'We're getting better'

FRANK ZICARELLI, SUN MEDIA

, Last Updated: 10:13 AM ET

For a team that wants to run and is learning on the fly, the Raptors flew to New Jersey yesterday with an extra bounce in their step.

As good as they felt after a 101-88 win over the Indiana Pacers on Wednesday, a triumph that put to rest a five-game losing streak, it was hard not to overlook the deficiencies that continue to plague Toronto's pro hoopsters.

Once again, the Raptors were outrebounded. The Raptors added to their NBA-low ranking in fast-break points by producing only four.

Once again, the Raptors were outscored in the paint.

Still, a win is a win and starting point guard Jose Calderon took plenty of consolation in the strides his team has made under interim head coach Jay Triano.

"Right now, we're not the best team in the world, but we're getting better and we're better today than we were yesterday,'' Calderon said.

"We have to continue to take little steps. We still need time to get used to what Jay wants us to do and how he wants us to play.

"In time, we'll be a much better team, but we need to be patient and stay together."

Under Triano, who replaced Sam Mitchell last week, the Raptors are trying to adjust to new systems and philosophies at both ends of the court.

Ball movement that allows for more touches and running the floor to prevent opponents from setting up on defence are the cornerstones of the Raptors' new offensive approach.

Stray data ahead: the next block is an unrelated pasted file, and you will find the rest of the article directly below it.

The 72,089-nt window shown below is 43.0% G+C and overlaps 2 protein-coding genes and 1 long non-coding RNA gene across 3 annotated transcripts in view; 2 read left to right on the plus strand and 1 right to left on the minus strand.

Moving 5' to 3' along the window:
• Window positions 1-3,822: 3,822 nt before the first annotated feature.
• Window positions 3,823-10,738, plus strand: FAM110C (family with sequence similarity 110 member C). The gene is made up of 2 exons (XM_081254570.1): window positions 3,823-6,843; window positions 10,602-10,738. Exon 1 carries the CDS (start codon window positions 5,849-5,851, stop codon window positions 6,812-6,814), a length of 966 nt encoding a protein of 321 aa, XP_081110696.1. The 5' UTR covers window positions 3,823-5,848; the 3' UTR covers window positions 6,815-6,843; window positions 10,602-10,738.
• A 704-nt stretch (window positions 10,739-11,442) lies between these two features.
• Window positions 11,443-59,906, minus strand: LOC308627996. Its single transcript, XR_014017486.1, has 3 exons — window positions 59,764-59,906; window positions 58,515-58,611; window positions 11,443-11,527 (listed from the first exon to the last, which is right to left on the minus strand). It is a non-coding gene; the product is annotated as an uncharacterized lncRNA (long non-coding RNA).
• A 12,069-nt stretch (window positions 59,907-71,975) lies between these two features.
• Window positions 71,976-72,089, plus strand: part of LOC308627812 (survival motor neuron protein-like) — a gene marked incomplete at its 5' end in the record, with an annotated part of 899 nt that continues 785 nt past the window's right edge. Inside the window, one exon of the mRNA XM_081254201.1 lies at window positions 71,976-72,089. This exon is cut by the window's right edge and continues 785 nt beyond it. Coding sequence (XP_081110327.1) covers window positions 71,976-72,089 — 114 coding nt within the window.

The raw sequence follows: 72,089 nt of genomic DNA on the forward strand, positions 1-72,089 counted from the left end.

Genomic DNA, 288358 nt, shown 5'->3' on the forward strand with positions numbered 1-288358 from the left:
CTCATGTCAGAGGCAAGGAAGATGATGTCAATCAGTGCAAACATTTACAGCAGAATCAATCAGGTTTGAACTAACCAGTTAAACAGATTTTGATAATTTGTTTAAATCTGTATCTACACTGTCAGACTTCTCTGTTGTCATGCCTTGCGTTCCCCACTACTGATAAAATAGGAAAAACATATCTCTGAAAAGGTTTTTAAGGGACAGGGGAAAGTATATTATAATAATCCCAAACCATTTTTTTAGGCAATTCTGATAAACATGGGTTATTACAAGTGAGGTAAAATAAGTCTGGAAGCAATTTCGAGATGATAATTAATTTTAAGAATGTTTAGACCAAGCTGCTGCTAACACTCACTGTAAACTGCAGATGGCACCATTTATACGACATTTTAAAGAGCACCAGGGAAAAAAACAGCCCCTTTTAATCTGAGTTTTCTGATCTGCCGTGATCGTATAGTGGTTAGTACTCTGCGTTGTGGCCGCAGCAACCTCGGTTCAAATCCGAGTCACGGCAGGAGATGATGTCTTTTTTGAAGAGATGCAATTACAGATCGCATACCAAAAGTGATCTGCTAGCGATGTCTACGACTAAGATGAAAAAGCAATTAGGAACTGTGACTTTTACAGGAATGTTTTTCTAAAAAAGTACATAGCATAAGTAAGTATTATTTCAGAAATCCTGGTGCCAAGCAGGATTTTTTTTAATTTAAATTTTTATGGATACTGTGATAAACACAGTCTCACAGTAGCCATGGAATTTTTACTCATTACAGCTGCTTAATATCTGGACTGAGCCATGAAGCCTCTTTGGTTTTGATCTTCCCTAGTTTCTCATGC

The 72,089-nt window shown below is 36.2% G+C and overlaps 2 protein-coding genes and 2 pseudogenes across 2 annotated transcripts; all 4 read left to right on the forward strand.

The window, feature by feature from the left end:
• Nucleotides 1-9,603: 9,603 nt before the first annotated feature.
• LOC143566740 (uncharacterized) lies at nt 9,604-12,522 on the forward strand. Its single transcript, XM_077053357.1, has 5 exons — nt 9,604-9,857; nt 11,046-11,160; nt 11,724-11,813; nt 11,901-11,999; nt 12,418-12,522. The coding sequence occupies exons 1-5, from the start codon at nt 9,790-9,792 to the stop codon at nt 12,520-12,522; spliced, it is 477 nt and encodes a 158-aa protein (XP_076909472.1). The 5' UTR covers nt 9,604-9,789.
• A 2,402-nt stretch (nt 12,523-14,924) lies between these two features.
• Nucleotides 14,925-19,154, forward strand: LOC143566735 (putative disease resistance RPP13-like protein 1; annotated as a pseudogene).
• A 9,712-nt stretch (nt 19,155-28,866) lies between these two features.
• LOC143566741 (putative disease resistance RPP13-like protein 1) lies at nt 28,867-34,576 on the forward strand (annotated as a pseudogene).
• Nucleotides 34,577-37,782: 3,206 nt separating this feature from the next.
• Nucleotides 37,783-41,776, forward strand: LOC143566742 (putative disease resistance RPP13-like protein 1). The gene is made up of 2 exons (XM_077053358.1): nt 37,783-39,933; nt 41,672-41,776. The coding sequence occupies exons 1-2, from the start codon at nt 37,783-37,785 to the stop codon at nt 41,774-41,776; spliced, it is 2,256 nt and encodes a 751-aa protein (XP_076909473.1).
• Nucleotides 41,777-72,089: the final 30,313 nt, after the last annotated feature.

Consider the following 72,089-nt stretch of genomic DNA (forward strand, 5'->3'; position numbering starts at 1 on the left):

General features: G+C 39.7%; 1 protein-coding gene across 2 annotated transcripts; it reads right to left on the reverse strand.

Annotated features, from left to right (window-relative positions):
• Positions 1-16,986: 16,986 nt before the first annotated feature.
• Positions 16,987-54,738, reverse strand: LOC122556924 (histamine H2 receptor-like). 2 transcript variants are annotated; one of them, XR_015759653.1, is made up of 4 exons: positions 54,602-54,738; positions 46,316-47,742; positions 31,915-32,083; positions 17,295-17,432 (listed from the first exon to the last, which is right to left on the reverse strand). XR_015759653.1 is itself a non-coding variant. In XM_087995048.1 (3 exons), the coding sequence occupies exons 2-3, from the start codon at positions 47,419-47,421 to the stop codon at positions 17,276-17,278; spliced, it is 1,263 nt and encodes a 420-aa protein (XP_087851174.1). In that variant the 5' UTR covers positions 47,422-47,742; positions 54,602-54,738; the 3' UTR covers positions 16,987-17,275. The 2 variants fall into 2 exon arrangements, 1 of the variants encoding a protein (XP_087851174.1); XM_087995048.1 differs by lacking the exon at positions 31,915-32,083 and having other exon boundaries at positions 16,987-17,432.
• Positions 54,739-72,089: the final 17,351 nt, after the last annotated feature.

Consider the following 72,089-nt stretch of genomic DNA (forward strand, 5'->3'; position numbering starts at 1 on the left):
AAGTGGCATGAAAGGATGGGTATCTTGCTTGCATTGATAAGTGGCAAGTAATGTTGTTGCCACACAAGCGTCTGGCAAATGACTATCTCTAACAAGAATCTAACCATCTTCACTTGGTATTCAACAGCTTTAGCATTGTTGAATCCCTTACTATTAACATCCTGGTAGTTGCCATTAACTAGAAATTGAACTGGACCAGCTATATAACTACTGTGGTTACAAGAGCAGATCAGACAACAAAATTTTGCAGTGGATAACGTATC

Defensively, the team wants to funnel ball handlers to the baseline, a strategy aimed at keeping teams out of the paint.

"Our confidence was wavering a little bit,'' centre Jermaine O'Neal said. "That's what happens when you lose five in a row. Everyone is trying to adjust to Jay and winning shows everyone what Jay is attempting to accomplish.

"We were trying, but it just wasn't happening. Now we can build off a win. It's different building off a win than it is building off a loss."

When they lost to the Cavs in Cleveland on Tuesday, Triano noticed how the starting unit lacked energy and a player to track down loose basketballs, especially after missed shots.

To his credit, he reacted by replacing Andrea Bargnani at small forward for Jamario Moon, who responded by netting 17 points, grabbing eight rebounds and recording two steals against the Pacers.

Moon also disrupted Danny Granger's rhythm.

An ankle injury to starting shooting guard Anthony Parker forced Triano to start Jason Kapono, who took advantage of the assignment by pouring in a game-high 25 points.

"We're slowly getting there,'' Triano said of the team's adjustment to his system.

People shouldn't get too caught up in one win against a Pacers team that isn't exactly among the game's elite.

Plenty of work awaits and general manager Bryan Colangelo continues to work the phones in his daily due diligence of trying to upgrade the roster.

Starting next Monday, players signed in the off-season can be traded.

Colangelo's history of revamping or overhauling a team shows he is not afraid to do what is necessary.

"Winning cures a lot of ills,'' Colangelo said. "Getting that feeling of winning a basketball game was important."

Now comes the hard part of sustaining it.

That won't be easy given Toronto's lack of depth and the quality of opposition on the horizon, beginning tonight against the Nets, whose high-scoring offence will test the Raptors' suspect defence.


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